"We officially get $0."
One of Canada's most decorated Paralympic athletes has expressed her disappointment that her home country doesn't pay its Olympic and Paralympic athletes equally.
Swimmer Aurélie Rivard from Saint-Jean-sur-Richelieu, Quebec, has won five gold medals, two silver medals and a bronze in a decorated career spanning across three Paralympic Games — London 2012, Rio de Janeiro in 2016 and now the Tokyo 2020 Games.
But when asked by Narcity Canada if the 25-year-old will receive payment for her medals from the Canadian Paralympic Committee (CPC), similar to the Canadian Olympic Committee's (COC) Athlete Excellence Fund set up for Olympians, she said: "No, we officially get $0.
"Prize money will come from private businesses. For swimming, Speedo will give $25,000 to be split between medalists, for example. Swimming Canada will allow a small amount too.
"I personally will get bonuses from my own sponsors. Other Canadian athletes might not have this chance."
As Narcity Canada reported in July, eligible Olympic athletes get $20,000 for winning a gold medal, $15,000 for a silver medal, and $10,000 for a bronze medal through the excellence fund. These performance awards are the same amount regardless of whether they win in a team sport or an individual sport.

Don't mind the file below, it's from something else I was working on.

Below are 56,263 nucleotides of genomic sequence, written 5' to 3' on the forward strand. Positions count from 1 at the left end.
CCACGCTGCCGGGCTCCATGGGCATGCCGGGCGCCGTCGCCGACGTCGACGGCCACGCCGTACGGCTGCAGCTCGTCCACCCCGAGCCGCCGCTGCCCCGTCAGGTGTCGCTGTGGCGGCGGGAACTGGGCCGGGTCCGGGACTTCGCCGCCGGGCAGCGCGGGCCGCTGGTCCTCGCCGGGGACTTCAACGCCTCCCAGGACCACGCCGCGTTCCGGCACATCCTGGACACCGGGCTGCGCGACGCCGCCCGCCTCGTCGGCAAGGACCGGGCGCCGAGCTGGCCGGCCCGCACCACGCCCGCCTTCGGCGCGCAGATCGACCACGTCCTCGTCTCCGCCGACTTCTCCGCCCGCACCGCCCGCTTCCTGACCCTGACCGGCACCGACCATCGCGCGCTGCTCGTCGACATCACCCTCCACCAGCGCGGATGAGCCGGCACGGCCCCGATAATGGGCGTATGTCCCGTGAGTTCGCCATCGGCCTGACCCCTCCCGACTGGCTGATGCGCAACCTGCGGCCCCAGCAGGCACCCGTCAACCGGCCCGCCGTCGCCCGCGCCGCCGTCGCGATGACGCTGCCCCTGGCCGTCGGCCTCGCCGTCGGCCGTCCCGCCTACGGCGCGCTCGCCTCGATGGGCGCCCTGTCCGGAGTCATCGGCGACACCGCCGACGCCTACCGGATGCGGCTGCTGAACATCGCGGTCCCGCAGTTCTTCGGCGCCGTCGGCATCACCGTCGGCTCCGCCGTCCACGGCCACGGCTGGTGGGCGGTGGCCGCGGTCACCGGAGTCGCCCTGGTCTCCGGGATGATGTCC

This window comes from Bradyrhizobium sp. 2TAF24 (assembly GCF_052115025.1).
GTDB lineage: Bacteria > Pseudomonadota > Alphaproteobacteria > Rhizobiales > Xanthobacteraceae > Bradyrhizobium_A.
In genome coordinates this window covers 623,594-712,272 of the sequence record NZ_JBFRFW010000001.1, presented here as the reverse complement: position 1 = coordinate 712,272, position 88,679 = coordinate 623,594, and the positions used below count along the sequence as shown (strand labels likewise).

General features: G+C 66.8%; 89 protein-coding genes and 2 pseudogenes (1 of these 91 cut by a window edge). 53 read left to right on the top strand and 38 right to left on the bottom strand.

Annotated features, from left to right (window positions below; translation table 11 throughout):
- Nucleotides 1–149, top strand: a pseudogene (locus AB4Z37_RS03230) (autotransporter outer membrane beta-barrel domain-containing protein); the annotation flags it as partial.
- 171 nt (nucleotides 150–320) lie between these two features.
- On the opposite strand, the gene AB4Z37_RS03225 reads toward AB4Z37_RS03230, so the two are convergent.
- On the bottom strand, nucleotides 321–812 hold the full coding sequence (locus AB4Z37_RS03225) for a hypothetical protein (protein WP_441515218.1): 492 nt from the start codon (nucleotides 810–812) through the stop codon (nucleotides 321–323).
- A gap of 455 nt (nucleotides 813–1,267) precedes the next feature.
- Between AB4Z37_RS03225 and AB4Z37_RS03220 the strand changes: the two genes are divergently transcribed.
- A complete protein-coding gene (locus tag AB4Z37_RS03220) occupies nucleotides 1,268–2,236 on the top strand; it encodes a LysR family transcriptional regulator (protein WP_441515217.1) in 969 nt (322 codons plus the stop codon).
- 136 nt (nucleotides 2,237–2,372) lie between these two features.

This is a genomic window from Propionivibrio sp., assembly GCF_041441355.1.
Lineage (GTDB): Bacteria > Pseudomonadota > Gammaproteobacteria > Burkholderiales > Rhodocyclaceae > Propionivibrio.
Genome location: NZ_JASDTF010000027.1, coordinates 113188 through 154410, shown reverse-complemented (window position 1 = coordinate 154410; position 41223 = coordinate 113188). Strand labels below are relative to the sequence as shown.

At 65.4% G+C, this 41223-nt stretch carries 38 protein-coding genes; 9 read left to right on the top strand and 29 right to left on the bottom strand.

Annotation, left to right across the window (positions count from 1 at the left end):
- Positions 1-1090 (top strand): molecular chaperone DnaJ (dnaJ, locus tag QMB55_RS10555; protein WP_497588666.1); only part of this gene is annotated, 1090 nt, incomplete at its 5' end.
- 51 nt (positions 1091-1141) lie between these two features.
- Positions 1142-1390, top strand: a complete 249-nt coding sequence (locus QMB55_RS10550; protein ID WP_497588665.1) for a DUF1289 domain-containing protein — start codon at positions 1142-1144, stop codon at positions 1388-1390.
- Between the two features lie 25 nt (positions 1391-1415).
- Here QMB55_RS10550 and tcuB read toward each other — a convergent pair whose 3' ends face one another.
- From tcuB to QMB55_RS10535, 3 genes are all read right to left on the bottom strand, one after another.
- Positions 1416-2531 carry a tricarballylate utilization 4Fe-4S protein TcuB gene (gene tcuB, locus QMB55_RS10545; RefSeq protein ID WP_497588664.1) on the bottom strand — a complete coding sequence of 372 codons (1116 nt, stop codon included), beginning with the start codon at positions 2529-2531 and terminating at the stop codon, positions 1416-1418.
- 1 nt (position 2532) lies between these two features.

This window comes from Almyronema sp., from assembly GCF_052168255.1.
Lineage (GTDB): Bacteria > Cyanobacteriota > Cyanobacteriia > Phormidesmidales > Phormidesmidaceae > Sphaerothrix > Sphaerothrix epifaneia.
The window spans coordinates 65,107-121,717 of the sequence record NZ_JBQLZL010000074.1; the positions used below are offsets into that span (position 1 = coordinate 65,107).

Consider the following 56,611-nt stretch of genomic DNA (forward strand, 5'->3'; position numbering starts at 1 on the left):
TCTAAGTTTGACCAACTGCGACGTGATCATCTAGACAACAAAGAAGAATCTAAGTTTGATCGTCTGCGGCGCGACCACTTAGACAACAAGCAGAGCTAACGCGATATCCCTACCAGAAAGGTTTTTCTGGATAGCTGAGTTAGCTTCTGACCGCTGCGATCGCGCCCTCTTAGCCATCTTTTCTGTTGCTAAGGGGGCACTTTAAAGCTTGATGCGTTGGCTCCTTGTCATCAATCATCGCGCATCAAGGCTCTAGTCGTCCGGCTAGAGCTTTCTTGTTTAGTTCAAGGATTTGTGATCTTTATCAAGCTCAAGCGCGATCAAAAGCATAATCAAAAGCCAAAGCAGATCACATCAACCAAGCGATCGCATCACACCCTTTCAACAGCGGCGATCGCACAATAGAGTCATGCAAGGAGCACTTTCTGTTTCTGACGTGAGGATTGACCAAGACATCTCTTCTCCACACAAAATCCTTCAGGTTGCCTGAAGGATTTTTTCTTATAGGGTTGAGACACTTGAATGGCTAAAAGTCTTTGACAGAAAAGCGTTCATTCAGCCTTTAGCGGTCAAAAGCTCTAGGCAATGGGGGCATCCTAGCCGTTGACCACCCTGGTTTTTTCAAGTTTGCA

In the U.S., Paralympians and their Olympic counterparts are now being paid the same amount of money for winning medals. According to a report by the New York Times in 2019, Paralympians were paid US$7,500 for gold, but now receive US$37,500 for a gold medal, US$22,500 for silver and US$15,000 for bronze from the United States Olympic and Paralympic Committee.
However, in an email to Narcity on August 31, a spokesperson for the CPC said there is no "similar fund" for Canada's Paralympic athletes right now.
"We definitely support the idea, and strive to be in a position in the future to offer financial bonuses to medallists," the statement added.
At the Tokyo Games, Rivard has won two gold medals in the S10 100-metre freestyle and the S10 400-metre freestyle, while also claiming a bronze medal in the 50-metre freestyle event in the same classification.
She said she hopes that Canada one day recognizes equal pay for both sets of athletes. "It's a Canada problem, as other countries such as Brazil, Argentina, Ukraine and Belarus will allow their Paralympic medallists hundreds of thousands of dollars in prize money for their Paralympic medals.
"We put in the same work and the same effort but at the moment we get about a tenth of what the Olympic athletes get. But, we have to remember that the COC has more money than the CPC and that is part of the problem."
Rivard also expressed concern for the next generation of young Paralympic athletes. "We do it because we love it but you can't expect people to move entire lives around and sacrifice 20 years of their life on one sport because when you retire you have nothing. You might have to go working at Starbucks."